After a few days he decided that he felt better and went out to run his trail. He decided to go the other direction this time, so he started running. The woods glimmered in the morning sun, its rays catching a drop or two of morning dew and reflecting. One of the reflection rays shone right into Logan’s eyes and he couldn’t see Douglas, the sheepdog, until he’d knocked him flying about ten feet into the air. He landed with a boom on the sand. Dirt got into his eyes, his fur, everywhere. Douglas was angry with Logan. He called him, "You clumsy gray lizard!" and told him to be careful.

As he sulked and walked away from Douglas, he noticed a field of grain up ahead. It was golden brown, swayed gently in the breeze and he knew he wouldn’t get into any trouble there. What he didn’t realize was that every stalk of wheat he brushed by as he walked, he knocked down several grasshoppers. One, named Bonnie, fell right onto Logan’s head. She was very angry with him. Bonnie yelled into his ear, "You clumsy gray lizard!" She told Logan to get out of the grain fields.

So Logan moved on, running down to the riverbank. No sooner had he reached it, when he slipped in the black mud and rolled down into the water. He landed right on Bruce, the trout’s fin, trapping him in the mud. The trout pulled and tugged until his fin was free, then blew bubbles and yelled at Logan, "You clumsy gray lizard!"

Logan stood up, all muddy and ran off down the trail. He felt so bad. He didn’t mean to hit the other animals or bump into them. He had tried to be so careful.

As he was running along, he spotted a beautiful morning dove perched in a willow tree. He looked up at it and didn’t see Andy, the fox, until he’d run over his paws. Andy was furious. He growled at Logan, who became very frightened. He knew foxes sometimes ate lizards, even big ones. Andy held his paws up and yelled at Logan, "You clumsy gray lizard!" as he slinked off towards his rock.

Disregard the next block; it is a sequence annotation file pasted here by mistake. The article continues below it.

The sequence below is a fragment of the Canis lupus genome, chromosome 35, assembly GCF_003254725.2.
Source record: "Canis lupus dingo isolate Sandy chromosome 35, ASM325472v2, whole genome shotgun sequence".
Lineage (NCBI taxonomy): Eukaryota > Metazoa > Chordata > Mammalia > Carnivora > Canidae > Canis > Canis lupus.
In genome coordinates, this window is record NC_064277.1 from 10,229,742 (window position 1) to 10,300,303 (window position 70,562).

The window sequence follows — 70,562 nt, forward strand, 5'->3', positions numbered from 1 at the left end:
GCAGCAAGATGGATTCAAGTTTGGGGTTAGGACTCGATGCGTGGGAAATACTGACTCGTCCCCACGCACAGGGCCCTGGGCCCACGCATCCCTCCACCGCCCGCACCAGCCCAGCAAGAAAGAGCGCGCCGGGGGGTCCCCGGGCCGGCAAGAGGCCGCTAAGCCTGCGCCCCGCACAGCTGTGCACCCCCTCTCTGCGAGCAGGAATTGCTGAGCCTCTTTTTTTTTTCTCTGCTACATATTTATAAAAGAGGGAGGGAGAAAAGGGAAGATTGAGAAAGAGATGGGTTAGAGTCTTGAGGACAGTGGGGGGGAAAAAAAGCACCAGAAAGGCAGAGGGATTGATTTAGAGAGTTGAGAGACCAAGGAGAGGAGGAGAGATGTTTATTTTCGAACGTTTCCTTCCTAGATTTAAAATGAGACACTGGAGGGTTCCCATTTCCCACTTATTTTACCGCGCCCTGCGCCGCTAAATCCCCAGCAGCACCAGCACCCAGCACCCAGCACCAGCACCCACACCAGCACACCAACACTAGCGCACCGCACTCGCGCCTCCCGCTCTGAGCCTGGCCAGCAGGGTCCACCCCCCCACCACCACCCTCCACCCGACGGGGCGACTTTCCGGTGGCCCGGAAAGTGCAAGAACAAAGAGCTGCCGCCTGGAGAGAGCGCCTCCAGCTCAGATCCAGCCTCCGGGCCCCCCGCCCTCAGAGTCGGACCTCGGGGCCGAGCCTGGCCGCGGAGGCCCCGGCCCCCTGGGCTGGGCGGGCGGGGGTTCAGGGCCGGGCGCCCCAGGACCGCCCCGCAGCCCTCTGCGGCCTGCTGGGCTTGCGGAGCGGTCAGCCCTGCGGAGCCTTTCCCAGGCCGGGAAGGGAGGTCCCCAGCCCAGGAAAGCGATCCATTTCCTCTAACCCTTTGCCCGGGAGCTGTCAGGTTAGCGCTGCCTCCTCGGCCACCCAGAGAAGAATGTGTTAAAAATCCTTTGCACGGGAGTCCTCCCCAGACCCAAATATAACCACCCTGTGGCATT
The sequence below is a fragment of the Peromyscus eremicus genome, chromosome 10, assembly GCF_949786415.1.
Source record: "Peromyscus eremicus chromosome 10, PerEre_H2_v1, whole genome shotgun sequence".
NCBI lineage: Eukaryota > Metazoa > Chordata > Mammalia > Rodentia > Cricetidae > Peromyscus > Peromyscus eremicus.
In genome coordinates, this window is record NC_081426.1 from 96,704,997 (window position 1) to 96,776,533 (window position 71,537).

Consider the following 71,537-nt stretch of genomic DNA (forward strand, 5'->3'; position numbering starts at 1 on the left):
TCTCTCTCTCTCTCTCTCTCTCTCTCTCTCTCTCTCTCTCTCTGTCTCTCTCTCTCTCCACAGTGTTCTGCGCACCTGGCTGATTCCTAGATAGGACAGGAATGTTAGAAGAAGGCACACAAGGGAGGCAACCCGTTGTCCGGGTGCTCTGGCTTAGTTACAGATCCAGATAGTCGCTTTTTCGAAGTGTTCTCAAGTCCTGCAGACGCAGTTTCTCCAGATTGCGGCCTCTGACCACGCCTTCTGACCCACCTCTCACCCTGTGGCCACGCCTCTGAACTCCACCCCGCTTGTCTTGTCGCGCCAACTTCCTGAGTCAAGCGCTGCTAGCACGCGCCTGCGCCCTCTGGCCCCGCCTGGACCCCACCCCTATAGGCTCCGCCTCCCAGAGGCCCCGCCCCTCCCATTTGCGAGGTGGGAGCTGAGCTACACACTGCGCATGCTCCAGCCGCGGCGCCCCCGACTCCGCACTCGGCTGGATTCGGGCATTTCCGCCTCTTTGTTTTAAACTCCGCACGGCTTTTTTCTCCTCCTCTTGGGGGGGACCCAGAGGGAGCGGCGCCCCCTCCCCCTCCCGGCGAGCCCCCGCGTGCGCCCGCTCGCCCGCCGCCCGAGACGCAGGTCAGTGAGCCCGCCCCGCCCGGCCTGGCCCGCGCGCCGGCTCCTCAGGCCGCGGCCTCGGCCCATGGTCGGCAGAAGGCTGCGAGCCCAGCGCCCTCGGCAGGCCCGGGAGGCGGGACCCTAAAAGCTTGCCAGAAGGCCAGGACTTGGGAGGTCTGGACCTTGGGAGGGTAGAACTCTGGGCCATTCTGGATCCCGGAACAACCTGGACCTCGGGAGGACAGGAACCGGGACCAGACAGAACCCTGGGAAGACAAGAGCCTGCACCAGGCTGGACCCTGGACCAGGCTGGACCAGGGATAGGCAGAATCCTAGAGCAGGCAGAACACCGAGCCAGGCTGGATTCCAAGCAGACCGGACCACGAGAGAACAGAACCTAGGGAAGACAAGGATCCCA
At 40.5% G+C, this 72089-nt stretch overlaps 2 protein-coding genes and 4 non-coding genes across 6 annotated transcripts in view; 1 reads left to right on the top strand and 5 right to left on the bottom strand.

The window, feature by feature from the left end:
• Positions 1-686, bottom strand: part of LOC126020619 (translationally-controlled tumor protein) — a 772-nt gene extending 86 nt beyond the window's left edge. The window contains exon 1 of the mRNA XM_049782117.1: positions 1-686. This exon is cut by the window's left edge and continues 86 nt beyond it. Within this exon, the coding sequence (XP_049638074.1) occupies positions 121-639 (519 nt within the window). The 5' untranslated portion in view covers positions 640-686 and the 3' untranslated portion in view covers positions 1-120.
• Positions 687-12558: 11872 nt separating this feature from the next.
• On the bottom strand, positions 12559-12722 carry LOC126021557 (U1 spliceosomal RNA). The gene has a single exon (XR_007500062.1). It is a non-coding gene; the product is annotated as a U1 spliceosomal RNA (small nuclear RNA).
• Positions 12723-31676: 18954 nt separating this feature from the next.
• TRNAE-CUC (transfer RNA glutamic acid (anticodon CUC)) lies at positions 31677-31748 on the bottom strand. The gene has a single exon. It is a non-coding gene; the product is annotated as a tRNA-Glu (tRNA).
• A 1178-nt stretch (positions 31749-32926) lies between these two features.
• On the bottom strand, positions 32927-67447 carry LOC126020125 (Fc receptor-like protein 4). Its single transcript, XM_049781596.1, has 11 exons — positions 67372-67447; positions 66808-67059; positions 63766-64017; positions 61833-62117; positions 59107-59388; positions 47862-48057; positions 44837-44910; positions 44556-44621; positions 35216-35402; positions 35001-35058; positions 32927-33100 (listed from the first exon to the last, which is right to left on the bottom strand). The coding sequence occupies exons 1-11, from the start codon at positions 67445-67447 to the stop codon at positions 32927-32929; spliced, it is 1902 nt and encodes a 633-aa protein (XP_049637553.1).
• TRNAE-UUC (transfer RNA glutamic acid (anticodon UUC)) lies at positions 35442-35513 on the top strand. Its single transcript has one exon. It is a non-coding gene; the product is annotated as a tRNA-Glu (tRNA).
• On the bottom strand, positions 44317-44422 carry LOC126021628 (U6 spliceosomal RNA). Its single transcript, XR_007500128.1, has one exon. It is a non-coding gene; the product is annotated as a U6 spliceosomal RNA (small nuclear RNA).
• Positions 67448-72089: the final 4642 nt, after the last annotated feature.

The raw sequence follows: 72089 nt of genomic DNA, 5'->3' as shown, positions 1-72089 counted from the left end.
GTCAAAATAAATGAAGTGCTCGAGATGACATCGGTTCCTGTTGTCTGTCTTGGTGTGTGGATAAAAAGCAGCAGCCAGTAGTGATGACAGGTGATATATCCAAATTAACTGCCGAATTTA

Logan stayed in his cave and didn’t come out, not for days. Nobody missed him, at least not for a long time. A few days later, down at the river, all the animals had gathered to have a drink at the same time. They started talking to each other. Someone mentioned they hadn’t seen Logan. The others said they hadn’t either and they were glad. Bonnie wondered if something was wrong with Logan "What if he is hurt?" she meowed. "We’d better go and find him," she urged.

So they searched in a deep dark cave, they searched in the bushes, they even searched around the fields of heather, but nobody could find Logan. Finally, the fox heard some noises coming out from behind a pile of big rocks. He crawled inside and saw Logan in there, sad looking. He told him to come out. Logan refused.

Douglas went and got the other animals, who were now feeling bad about all the things they’d said to Logan. Irving gathered some daisies because the pigeons told him that Logan had liked those. He took them to his rocks. The others were standing around, coaxing him out. When Logan showed his long, red, flickering tongue, the others were happy and urged him to come out of the boulders. When he did, they all apologized.

Logan promised to be more careful when he ran around the trail and the others said they would be more watchful. From that day on, when they heard Logan coming, they moved out of the way!